Open on weekends until 4 a.m., if you’re in the mood for late night Mexican, Cielito Lindo is your stop. Some delicious items include huevors rancheros, molcajete and chiles rellenos.
The fire station theme is carried throughout the brick/hardwood two-floor venue (replete with engine-house memorabilia). Breakfast can be straightforward (eggs and bacon) or not (patacon con huevo). Engine Company’s yen for “international breakfast” is no surprise given its global-tapas-serving sibling La Merenda. Read more…
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A decorative thread of 1980s neon and poster art filters through this offbeat Walker’s Point bar run by folks from Boone & Crockett and Vanguard. Tater tots, sliders, Radskis salad, cheese fries and Brussels sprout salad are all worth snacking on.
It was probably inevitable that restaurant owners would see “small plates” for the two-bite finger foods that they are and seek to capitalize on them (i.e., serving less food for more money). In their favor, tapas let the diner try more things, often without breaking the bank. Read more…
The Walker??s Point resto that inhabited an old German bar long before the area??s renaissance. Owner/chef Peggy Magister has a rapt audience that finds nothing crazy about her menu of chorizo-stuffed dates, parsley-crusted halibut, and soy-braised short ribs.)
Since 1997, MKE Brewing Co., formally known as Milwaukee Ale House, has been providing Wisconsin with some of top Lagers, IPA’s, Amber Ales, and more. They use only the best local ingredients and sustainable means to produce the beer.
The global menu at Peter Sandroni??s always-busy Walker??s Point haunt highlights India to Italy, Argentina to Morocco. Choices come and go; if you find empanadas, pumpkin ravioli, Argentinian beef, and fried potatoes with chorizo, go with them.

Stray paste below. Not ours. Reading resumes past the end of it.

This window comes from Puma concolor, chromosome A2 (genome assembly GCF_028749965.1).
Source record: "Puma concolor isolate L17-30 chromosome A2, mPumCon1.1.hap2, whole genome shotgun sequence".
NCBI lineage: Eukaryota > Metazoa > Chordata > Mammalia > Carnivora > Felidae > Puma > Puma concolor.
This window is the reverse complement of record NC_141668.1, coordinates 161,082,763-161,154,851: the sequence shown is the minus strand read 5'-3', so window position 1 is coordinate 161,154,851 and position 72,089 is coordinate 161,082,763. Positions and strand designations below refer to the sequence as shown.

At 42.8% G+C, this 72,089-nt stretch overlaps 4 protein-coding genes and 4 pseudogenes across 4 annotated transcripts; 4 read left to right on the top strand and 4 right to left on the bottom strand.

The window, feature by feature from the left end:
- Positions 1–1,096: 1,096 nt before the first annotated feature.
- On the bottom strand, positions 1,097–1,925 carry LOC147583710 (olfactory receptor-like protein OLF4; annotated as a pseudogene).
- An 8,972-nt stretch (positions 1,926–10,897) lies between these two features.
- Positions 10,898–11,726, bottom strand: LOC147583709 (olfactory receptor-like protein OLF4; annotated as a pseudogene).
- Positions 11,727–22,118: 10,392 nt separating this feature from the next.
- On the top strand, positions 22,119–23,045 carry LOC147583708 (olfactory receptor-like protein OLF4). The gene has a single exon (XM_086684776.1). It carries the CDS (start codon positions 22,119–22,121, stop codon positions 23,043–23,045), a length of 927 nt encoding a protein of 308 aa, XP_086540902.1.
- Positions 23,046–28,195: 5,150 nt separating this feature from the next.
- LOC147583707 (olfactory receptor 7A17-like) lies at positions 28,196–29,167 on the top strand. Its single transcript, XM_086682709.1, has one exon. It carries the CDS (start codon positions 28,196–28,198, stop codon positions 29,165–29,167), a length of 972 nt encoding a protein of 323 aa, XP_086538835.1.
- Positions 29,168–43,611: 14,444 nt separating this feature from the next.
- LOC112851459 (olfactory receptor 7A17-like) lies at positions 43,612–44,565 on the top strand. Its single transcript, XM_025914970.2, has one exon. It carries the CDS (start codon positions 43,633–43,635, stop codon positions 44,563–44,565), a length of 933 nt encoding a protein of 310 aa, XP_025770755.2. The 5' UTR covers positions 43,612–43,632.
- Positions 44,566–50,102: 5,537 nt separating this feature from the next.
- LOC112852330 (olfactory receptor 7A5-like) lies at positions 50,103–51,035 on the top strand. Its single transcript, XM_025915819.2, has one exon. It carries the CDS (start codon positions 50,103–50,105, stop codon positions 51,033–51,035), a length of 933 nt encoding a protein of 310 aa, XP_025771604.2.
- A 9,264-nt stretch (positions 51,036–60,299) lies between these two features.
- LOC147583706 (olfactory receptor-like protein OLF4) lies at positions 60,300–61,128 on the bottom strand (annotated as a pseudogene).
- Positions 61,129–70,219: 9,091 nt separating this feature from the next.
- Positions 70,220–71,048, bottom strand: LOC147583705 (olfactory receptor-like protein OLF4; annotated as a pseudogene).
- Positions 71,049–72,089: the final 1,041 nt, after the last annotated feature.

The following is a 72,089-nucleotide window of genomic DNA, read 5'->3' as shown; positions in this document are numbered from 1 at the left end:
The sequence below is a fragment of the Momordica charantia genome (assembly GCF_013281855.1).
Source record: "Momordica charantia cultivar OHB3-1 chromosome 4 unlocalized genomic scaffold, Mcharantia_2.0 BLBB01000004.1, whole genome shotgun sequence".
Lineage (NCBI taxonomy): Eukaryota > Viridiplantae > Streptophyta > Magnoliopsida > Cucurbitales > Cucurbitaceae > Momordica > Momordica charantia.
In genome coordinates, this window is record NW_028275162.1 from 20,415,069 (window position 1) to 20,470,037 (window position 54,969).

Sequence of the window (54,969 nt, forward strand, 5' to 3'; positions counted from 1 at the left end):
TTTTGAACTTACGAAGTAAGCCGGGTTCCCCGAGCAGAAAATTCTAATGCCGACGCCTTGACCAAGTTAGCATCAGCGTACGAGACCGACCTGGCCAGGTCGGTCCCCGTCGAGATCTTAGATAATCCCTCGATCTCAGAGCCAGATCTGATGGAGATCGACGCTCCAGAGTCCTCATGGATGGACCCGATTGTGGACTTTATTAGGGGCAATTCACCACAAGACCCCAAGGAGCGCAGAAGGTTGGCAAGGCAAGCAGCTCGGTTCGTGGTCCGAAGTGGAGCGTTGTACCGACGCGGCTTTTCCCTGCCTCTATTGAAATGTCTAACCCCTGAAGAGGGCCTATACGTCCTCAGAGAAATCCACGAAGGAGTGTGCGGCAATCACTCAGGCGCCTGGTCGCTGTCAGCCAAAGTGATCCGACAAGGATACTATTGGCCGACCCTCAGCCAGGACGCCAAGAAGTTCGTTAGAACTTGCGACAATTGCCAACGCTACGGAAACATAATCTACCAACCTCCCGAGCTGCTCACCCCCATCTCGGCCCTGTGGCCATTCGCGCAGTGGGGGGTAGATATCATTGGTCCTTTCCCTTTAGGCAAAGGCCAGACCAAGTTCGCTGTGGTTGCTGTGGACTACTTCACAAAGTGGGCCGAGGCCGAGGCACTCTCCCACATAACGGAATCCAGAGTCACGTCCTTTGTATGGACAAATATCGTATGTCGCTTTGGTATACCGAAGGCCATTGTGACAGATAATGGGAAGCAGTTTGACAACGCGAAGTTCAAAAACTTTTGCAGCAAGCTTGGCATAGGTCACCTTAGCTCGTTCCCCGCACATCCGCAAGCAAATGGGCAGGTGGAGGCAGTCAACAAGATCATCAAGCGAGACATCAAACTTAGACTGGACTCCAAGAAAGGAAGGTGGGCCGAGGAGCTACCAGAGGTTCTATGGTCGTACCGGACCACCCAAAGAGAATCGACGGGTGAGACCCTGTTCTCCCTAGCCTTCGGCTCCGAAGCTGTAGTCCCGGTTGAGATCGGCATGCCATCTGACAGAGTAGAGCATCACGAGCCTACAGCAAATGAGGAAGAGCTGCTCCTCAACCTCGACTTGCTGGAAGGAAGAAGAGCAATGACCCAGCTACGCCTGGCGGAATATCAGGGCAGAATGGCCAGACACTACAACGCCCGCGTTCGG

A worthy addition to anyone’s Indian food rotation, the lunch special at this restaurant in a gas station strip mall includes portions of as many dishes as your server can ladle into a carryout container: saag paneer, lamb curry and chicken tikka masala are possible.
The Spanish-influenced plates are small, but the flavors are not. The interior says ??reclaimed old Milwaukee storefront.?? Weekly live flamenco guitar, and flowing gin and tonics, say ??Madrid.?? Pair all that Espana with croquetas (fritters), meatballs, tostas (open-faced sandwiches) and paella.
Botanas Restaurant not only offers delicious authentic Mexican cuisine, but they also have over 100 brands of tequila for the perfect margarita. Some fan favorites include moles, charcoal grilled meats, salsa verde and tequila shrimp.
A friendly, casual little bar where the sandwiches can be quirky (kimcheese, Brussels sprout grinder) and tasty. Good Monday $5 burger special. Brunch menu features things like breakfast. Read more…
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You’ll find morel mushrooms on occasion. And lots of rich preps of duck, lamb, beef and fish. If you don’t mind a little heat, the few seats at the kitchen counter (in view of the chefs) are the most entertaining spots in the house. Read more…
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Seasonal cuisine incorporating local foods is the mantra of this beautifully restored occupant of Walker’s Point’s “Restaurant Row.” The steamed pork buns are a must. Also offers hands-on cooking classes.
This sibling to Movida and Hotel Madrid puts a modern spin on the 1950s diner, with some classics and untraditional spins. Examples include the bananarama French toast, “naughty” angel burger, chicken pot pie and corned beef hash. Drinks range from boozy milkshakes to a spiked cereal cocktail. Breakfast is served all day.
I sense a trend. While Sweet Diner has brought a very un-dinery look and vibe to the Third Ward, Don’s Diner & Cocktails is offering up its “classic diner you crave” theme ‒ but without a more modern aesthetic ‒ in Walker’s Point. Read more…
Quirky little counter-service soup shop that has a following just for its fire-roasted red pepper bisque. But there are other great options here, which change depending on the day. Look for cheddar and Bermuda onion, and cowboy chunky chili. Sandwiches available too. Dine in or carryout.
La Casa de Alberto avoids the “all signs point to dry beef” predicament that seems to plague griddled steak. This is tender, flavorful meat buried under your choice of toppings. And if you order the chunky guac (you should), pile it on thick!
One late spring weekend, as the days were getting longer, the Gonzalez family debuted their delicacies made inside a shiny 1950s trailer, calling their business Mazorca Tacos. Their tasty bistec has three tasty going for it – the Wisconsin beer marinade, tender bean topping and delicious corn tortilla right there. Served with a zesty tomatillo salsa? Natch.